In addition to the annual climb, Jayasuriya has talked about her advocacy work to physicians around the world, most recently at the 2017 World Orphan Drug Congress in Singapore. She advocates for Asian patients to have access to drugs being developed in the US and Europe.

“Boys and young men with Duchenne in this region need a voice and access to new drugs,” Jayasuriya said. “The drug trial participants are so brave and contribute significantly to the advancement of treatments for Duchenne and other diseases.”

Dusty and his grandfather, Tan Sri Thomas, are featured in Jayasuriya’s award-winning film Dusty’s Trail: Summit of Borneo (2013). The film is the story of Dusty’s journey with Duchenne, and it tells about people coming together from around the world to climb Mt. Kinabalu to raise awareness. Dusty’s Trail has an important message of hope in the face of adversity, and shows the beauty of Sabah and its people to the world.

About Coalition Duchenne

Catherine Jayasuriya started Coalition Duchenne with her son Dusty Brandom in 2011 to raise global awareness for Duchenne muscular dystrophy, to fund research, and to find a cure for Duchenne. Coalition Duchenne is a US 501c3 non-profit corporation.

Coalition Duchenne and its founders have been leaders in sponsoring Duchenne research for over 16 years. Coalition Duchenne has several groundbreaking research initiatives that are making advances in potential cardiac and pulmonary treatments for sufferers of Duchenne and other muscle weakening conditions. The charity is one of the leading advocates for FDA approval of new treatments for Duchenne.

Coalition Duchenne recently launched Duchenne Without Borders, which supports underserved families and boys with Duchenne. Duchenne Without Borders provided boys with Duchenne in Sabah with Ambu bags and bipap machines, and provided information about Duchenne to doctors and families.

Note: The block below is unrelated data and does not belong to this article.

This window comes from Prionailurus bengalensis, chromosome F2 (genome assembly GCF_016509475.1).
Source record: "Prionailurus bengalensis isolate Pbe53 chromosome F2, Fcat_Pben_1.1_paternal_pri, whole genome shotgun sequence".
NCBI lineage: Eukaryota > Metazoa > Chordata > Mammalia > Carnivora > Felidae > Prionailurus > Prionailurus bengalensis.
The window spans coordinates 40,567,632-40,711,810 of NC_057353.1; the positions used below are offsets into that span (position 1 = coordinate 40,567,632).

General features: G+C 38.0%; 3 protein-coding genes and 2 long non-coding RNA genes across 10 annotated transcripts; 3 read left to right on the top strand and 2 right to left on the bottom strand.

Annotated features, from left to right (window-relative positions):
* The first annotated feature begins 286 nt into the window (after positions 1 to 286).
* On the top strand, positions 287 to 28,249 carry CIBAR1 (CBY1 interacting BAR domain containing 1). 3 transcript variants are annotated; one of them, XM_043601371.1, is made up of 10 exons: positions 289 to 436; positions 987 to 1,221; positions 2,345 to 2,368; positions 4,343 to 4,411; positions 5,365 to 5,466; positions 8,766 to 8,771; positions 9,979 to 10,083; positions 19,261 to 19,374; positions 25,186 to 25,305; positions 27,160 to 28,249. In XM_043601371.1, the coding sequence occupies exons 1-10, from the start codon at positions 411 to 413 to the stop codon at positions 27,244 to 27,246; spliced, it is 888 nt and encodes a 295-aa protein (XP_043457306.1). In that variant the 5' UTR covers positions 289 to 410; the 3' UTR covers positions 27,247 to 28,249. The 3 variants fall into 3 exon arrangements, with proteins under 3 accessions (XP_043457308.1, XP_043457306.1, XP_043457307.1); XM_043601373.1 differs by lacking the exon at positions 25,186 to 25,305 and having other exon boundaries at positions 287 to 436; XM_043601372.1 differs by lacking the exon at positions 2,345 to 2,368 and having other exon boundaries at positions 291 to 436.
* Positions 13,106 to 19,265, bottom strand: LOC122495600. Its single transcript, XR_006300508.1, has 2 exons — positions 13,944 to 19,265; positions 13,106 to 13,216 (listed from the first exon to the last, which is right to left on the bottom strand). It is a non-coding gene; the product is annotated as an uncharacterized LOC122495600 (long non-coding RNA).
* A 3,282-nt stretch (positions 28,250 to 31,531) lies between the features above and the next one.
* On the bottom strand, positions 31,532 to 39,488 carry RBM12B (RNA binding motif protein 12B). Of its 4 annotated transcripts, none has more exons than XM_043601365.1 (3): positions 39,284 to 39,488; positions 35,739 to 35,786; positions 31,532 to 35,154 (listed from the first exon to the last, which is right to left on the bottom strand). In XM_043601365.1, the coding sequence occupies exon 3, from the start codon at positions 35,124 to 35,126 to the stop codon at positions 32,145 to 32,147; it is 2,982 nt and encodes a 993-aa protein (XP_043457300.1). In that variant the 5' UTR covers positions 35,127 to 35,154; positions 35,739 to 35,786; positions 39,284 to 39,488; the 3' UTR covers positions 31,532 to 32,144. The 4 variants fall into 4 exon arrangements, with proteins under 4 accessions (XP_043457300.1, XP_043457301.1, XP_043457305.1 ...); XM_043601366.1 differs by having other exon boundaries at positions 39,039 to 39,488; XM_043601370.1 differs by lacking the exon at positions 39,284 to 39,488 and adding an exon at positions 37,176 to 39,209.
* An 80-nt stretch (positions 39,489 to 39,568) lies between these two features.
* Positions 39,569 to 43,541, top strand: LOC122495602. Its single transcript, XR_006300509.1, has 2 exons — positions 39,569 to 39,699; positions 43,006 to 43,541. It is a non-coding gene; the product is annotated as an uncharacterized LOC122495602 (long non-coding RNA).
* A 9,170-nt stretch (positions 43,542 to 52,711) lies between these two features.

The vision of Duchenne Without Borders is to expand its outreach to underserved communities around the world, and give hope and a connection to treatment protocols, drugs, and research initiatives that are readily available in the United States and other developed countries. Duchenne Without Borders has already established collaborations in India, Algeria, Cambodia, and the Philippines.

For more information about Coalition Duchenne: Please visit

About Dusty’s Trail: Summit of Borneo (2013)

A press kit is available for download from the Dusty’s Trail website:

About Duchenne Muscular Dystrophy

Primarily affecting males, Duchenne muscular dystrophy (DMD) is a rare and fatal genetic disorder that results in progressive muscle weakness from early childhood and leads to premature death in the mid-twenties due to heart and respiratory failure. It is a progressive muscle disorder caused by the lack of functional dystrophin protein. Dystrophin is critical to the structural stability of all muscles, including skeletal, diaphragm, and heart muscles. Patients with Duchenne can lose the ability to walk as early as age ten, followed by loss of upper body strength. Duchenne patients subsequently experience life-threatening lung complications, requiring the need for ventilation support, and heart complications in their late teens and twenties. More information on the signs and symptoms of DMD can be found at: